Myth: Wheelchair users are paralyzed and confined to their wheelchair.

Reality: Many wheelchair users can walk. Their strength may be limited, so a wheelchair allows them to travel farther and be more independent. But even in cases where the wheelchair user is paralyzed, “confined” isn’t the right way to think of it. People don’t consider the able-bodied “confined” to their car or bicycle. In the same way, wheelchairs are just another form of transportation.

Myth: People with disabilities are brave/courageous.

Reality: Most people with disabilities are just normal folks living their lives the best they can, like anyone else. After all, “adjusting to a disability requires adapting to a lifestyle, not bravery and courage.”

Myth: Employees with disabilities have a higher absentee rate than able-bodied employees.

Reality: Studies have shown that not only do disabled employees have better attendance rates, their retention rate is 72% higher than able-bodied employees.

Myth: If someone is having an epileptic seizure you should put something in their mouth so they don’t “swallow their tongue.”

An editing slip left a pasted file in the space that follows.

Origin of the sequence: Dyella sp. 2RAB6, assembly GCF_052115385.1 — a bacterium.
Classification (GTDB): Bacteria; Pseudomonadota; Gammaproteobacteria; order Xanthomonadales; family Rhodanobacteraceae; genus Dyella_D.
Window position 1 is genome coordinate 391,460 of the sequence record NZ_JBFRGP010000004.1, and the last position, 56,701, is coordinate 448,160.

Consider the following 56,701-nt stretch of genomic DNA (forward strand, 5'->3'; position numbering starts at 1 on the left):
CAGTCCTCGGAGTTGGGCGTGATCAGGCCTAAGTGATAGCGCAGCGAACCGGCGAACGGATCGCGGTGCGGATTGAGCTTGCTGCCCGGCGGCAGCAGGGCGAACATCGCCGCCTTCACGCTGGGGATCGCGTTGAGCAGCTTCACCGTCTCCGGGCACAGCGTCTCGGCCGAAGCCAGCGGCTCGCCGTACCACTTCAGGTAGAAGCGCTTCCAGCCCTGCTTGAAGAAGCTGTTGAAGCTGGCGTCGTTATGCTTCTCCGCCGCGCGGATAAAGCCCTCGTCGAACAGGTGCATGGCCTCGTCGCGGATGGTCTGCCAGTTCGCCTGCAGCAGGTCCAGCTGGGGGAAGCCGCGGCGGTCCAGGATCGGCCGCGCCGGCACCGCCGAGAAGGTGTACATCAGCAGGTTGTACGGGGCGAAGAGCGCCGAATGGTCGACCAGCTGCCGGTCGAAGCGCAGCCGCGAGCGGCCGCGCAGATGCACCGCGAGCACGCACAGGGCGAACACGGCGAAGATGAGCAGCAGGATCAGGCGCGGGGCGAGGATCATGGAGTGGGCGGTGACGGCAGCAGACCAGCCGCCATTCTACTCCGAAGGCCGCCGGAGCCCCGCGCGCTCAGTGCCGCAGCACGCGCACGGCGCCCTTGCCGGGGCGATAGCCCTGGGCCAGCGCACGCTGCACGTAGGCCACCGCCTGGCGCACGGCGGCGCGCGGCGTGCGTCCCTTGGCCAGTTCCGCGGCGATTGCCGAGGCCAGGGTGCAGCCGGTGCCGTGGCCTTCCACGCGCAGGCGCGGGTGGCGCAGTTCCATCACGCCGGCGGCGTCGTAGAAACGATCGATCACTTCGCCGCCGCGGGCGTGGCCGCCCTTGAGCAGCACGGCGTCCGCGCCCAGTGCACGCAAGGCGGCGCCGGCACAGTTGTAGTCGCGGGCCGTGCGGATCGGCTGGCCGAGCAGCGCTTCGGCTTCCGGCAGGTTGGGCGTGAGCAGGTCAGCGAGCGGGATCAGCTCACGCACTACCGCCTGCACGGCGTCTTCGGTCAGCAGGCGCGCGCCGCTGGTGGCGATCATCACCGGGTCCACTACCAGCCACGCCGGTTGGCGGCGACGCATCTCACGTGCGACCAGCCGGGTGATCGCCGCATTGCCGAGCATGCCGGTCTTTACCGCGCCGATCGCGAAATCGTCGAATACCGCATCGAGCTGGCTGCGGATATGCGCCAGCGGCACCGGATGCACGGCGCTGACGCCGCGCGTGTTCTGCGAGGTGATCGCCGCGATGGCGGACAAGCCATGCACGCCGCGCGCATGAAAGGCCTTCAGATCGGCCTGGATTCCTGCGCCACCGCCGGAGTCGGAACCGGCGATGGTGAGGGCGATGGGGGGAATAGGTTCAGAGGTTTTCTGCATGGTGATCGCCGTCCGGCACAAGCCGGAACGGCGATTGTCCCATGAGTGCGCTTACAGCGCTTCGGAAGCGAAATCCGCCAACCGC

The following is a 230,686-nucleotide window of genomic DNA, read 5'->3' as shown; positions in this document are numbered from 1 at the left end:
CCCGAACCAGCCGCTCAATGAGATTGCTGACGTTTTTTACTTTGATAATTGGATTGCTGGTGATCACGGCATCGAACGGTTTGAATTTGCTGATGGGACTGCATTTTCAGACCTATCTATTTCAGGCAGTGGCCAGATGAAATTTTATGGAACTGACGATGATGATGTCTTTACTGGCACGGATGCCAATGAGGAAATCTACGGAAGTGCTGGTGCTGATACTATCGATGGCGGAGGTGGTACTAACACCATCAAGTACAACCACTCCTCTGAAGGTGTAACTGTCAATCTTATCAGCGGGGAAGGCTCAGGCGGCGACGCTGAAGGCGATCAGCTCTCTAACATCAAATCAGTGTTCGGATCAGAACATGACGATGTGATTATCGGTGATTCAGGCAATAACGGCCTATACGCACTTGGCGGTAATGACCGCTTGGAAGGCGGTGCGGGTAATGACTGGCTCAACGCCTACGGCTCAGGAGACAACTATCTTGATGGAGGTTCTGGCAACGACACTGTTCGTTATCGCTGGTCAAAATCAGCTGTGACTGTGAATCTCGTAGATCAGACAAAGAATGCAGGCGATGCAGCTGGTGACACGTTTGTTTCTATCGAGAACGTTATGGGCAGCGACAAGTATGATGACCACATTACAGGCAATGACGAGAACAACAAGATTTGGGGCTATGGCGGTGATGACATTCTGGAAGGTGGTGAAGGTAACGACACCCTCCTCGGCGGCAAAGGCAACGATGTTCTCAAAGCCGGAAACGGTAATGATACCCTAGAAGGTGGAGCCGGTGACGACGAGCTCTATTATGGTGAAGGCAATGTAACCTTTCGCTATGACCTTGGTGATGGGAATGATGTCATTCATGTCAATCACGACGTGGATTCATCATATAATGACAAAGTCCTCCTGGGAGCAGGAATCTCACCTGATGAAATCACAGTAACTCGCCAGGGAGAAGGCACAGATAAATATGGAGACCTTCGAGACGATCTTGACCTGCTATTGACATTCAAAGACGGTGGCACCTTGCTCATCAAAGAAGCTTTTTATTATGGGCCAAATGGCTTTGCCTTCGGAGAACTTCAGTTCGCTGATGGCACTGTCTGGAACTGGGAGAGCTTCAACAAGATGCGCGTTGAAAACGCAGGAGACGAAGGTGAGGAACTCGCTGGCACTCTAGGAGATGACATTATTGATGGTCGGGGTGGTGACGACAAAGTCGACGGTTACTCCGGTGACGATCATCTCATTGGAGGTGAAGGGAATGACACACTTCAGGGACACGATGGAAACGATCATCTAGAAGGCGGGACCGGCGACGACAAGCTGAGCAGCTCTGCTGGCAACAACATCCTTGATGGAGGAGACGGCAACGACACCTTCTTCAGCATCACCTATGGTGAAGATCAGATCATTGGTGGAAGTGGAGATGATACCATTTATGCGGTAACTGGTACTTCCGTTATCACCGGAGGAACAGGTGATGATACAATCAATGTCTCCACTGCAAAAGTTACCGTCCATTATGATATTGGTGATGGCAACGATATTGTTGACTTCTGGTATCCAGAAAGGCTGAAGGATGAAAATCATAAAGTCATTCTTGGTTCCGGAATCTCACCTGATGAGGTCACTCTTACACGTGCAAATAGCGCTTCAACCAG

Reality: It’s physically impossible to swallow your tongue, and putting something in a person’s mouth while they’re having a seizure is a choking hazard. Instead, simply move sharp/hard objects out of the person’s way and place something soft and flat beneath their head if possible.

Myth: Deaf people can’t speak.

Reality: Being deaf may affect how a person sounds as they’re unable to hear the sounds they make. But the deaf can speak; deafness doesn’t affect vocal cords.

Myth: Having a disability is a personal tragedy that deserves pity.

Reality: Disability is sometimes seen as an “unending burden.” But having a disability does not mean having a poor quality of life. People with disabilities live the same exciting, boring, happy, sad, tough, enjoyable, and often unpredictable lives everyone else does.